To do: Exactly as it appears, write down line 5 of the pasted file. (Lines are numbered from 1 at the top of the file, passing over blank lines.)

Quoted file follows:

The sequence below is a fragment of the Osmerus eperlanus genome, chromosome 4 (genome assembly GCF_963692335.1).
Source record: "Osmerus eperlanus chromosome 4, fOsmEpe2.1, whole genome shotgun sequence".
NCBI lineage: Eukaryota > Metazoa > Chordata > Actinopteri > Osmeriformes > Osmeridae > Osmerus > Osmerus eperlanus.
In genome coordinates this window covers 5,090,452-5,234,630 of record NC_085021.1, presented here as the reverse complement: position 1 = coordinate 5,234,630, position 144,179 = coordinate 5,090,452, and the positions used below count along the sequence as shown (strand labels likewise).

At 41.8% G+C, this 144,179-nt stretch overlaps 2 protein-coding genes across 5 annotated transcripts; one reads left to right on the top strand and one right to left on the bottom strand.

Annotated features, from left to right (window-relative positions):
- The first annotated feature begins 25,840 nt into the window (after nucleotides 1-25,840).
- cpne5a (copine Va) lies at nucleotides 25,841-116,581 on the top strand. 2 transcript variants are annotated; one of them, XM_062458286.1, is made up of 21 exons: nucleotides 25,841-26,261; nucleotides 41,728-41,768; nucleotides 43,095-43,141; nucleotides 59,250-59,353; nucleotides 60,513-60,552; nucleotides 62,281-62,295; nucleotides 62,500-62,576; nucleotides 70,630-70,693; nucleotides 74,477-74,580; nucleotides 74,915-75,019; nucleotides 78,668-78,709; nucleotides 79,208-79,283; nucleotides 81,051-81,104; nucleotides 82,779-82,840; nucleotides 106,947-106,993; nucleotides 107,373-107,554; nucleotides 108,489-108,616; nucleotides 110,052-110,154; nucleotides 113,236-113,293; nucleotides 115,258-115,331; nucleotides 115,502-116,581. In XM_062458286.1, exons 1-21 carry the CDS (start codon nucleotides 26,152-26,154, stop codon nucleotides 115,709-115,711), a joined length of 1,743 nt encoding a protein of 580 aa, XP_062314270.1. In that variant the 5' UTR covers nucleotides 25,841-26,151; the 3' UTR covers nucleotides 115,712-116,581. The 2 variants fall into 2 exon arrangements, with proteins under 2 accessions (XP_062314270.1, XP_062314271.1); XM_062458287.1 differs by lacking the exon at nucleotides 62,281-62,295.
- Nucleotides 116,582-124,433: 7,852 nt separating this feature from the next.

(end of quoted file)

At 41.8% G+C, this 144,179-nt stretch overlaps 2 protein-coding genes across 5 annotated transcripts; one reads left to right on the top strand and one right to left on the bottom strand.